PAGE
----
Ryan Fitzpatrick's interception to end the game in New England had plenty of people knee-jerking to blame the QB. The pick really isn't on Fitz. It's not just lip service from the team - check the tape.
4th Quarter - New England leads 37-31 - Bills face 2nd and 10 at NE 15 with :28 seconds remaining -
The Bills show a 5 WR set with an empty backfield for Ryan Fitzpatrick. New England rushes three and drops 8 back into coverage on the play. What you'll see through these pictures is that it appears the QB and WR are not on the same page. We've heard as that through the week. TJ Graham took responsibility for running the wrong route. There's plenty to question on the play.
Why is TJ running a route he'd never run before? (Stevie Johnson said that)
Why is Chan Gailey electing to call a play that is designed to go to a rookie rather than CJ Spiller or Stevie Johnson?
Why are people OK with the defense giving up 37 points and blaming the offense for this loss?
The questions...those are for the airwaves. Here is what happened.
Fitzpatrick takes the snap and has ample time to make a decision here. The circle to the top of the screen is CJ Spiller who will flash open on a short crossing route. Stevie Johnson runs a bit of a wheel up the sideline, headed for the back corner. Donald Jones and Scott Chandler both run shorter routes to the near sideline. TJ Graham (blue arrow) gets a good release off the line and makes his way toward the goalline.
Yes, CJ is open. This picture is more to show that Stevie Johnson is not. The safety at the top of the screen has that side of the field pretty well covered in this Patriots Cover 2 (that drops the MLB back into the middle as a third safety essentially). Spiller is open short. TJ Graham crosses the 5 yard line and Fitzpatrick makes the decision to make this throw.
It is at THIS moment that the ball leaves Fitzpatrick's hand. Graham is still looking downfield as he continues his route. Stevie Johnson has cleared the CB covering him but the safety to the top of the screen seems to have that back corner well covered. It's only when he starts to track the ball and move out of that spot that Johnson appears to have a shot at the back corner. The ball is on its way to Graham...but he doesn't break.
Graham goes in behind the safety...and the rest is history.
Who's to blame? Graham it would seem. Gailey as well. Ryan Fitzpatrick? Well it appears as though he did everything that was designed for him. He got the coverage and the throw he wanted.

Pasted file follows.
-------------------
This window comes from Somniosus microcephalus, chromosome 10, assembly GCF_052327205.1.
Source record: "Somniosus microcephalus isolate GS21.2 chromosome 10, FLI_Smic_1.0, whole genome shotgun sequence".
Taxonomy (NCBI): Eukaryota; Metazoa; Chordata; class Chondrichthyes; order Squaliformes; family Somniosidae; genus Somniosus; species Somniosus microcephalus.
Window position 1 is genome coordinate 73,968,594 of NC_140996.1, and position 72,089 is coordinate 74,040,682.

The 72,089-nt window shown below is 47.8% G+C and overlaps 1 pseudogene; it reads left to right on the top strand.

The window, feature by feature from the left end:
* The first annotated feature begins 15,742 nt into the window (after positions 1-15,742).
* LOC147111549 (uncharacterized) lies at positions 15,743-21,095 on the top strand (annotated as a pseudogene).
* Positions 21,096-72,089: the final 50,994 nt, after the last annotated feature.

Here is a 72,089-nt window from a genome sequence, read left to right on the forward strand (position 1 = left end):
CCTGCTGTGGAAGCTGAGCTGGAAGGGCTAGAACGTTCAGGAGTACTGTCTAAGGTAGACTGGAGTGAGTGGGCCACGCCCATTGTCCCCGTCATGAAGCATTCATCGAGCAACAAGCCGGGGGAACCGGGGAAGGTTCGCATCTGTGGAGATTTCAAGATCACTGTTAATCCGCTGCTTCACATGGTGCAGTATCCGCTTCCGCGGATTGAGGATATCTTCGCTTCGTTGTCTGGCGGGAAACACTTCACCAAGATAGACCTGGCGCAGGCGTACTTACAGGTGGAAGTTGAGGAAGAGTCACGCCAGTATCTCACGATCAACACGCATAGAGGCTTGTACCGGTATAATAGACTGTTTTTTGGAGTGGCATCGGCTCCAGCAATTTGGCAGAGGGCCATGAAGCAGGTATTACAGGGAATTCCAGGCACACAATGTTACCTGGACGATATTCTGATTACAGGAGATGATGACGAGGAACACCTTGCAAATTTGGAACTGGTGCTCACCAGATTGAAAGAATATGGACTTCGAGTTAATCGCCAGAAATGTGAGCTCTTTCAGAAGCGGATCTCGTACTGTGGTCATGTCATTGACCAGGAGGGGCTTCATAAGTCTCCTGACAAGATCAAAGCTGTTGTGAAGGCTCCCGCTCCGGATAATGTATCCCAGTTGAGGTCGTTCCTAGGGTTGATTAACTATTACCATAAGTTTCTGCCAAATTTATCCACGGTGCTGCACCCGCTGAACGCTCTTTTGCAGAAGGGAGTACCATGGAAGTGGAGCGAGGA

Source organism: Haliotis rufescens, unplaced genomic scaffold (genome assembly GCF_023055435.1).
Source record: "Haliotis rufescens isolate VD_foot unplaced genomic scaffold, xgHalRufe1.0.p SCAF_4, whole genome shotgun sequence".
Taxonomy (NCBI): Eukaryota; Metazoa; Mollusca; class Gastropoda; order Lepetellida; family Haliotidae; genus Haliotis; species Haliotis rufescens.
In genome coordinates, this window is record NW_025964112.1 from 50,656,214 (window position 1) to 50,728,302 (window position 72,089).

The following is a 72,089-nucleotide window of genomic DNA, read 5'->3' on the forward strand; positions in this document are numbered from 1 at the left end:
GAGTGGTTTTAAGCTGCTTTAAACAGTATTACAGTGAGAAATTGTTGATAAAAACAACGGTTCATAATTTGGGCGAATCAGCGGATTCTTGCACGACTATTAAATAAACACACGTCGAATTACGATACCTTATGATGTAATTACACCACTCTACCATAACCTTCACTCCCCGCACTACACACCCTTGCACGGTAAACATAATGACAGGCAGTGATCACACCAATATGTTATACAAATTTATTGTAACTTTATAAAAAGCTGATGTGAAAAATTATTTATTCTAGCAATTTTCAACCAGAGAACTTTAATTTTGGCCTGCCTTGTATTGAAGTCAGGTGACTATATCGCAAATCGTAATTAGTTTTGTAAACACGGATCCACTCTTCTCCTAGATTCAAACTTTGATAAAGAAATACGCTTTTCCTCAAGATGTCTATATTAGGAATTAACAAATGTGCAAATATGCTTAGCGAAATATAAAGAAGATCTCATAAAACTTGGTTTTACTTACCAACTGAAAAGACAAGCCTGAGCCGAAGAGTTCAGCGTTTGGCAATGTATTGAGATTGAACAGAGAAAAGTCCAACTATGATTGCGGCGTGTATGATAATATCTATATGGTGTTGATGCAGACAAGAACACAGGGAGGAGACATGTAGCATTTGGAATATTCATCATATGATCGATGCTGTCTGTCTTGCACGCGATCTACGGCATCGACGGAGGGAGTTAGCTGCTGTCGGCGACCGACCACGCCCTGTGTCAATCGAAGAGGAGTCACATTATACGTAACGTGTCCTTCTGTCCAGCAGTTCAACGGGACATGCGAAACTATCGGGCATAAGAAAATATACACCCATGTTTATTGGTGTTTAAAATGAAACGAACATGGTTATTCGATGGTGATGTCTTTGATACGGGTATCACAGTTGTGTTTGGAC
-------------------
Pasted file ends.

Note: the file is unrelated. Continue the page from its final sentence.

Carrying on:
From the endzone we can see the MLB that Fitzpatrick talked about with us on Monday morning. Watch what Fitz does here to set him up and make sure that Graham has the room to work in front of the safety.
At the snap, it's MLB Jerod Mayo that drops deep to essentially act as a third safety. His job is to cover the middle of the field and he's watching Fitzpatrick.
Let's debunk a myth here. This is Ryan Fitzpatrick before he throws the ball to TJ Graham. He's looking to his right. He does NOT lock on to TJ Graham before the throw. He does not telegraph this in a way that McCourty jumps the route. Fitzpatrick starts looking to the right...
Then looks left...holding Mayo in the middle of the field....
Then back right to make his throw. You can't see Mayo in the picture anymore but you will again. Fitzpatrick is trying to make a throw in front of the safety, but with enough room for Graham to make the catch without the ball getting batted by the deep MLB. He does this effectively.
The ball is not near Graham. Check that - Graham is not near the ball. He's supposed to be in front of the safety. The LB has been effectively held to the middle of the field. The throw MIGHT be on target. Truth be told we can't say the throw is or isn't on target. It's possible that Fitzpatrick would have thrown behind, or over top, or low if Graham was in the right spot. You can make that case if you'd like to but...the receiver isn't where he is supposed to be. Very little of this interception appears to be on Fitzpatrick in my opinion. I think he executed things fairly effectively. He can't run the route and catch the ball too.
How much is the coach to blame? Plenty I think. Stevie Johnson, in his defense of TJ Graham points out that the rookie hasn't run that route before in a game. Johnson has. Johnson gets open all the time. We can't know how the Patriots would have covered it if it's Johnson running the route but for my money - it'd have been open. Johnson is open ALL THE TIME. (I say that realizing that he wasn't on this play but the Patriots committed two players to him on a route up the sideline).
Double-moves are his specialty. He could have shaken free on this route and possibly run it correctly as well.
Then there's the other idea - Spiller.
With 5 targets heading out to be covered in a zone comprised of 8 defenders, you might want someone that can make a few miss. It's no secret that CJ Spiller can do this. He's open on this play, and at the time of the throw from Ryan Fitzpatrick it's important to note just how much room for error there is....
It's at this moment that Fitzpatrick sets his feet to throw. TJ Graham is to slice in front of the safety. It'd be a tough throw. A tough catch. A tough play to make. It's a rookie. McCourty may have stepped up and been able to break things up. CJ Spiller on the other hand, has room to run. That figure in the center of Spiller's "catch-zone" is an official.
They probably should have thrown to CJ. Maybe it should have been a different play call. Maybe a different receiver targeted. Maybe Graham should have run the right route.
The pick stinks. Blame whoever you'd like. I'm going to lay off Fitz for a week. I think he looked off the MLB and threw a strike to a spot where a receiver (running the correct route) could have made a play for a gamewinning TD.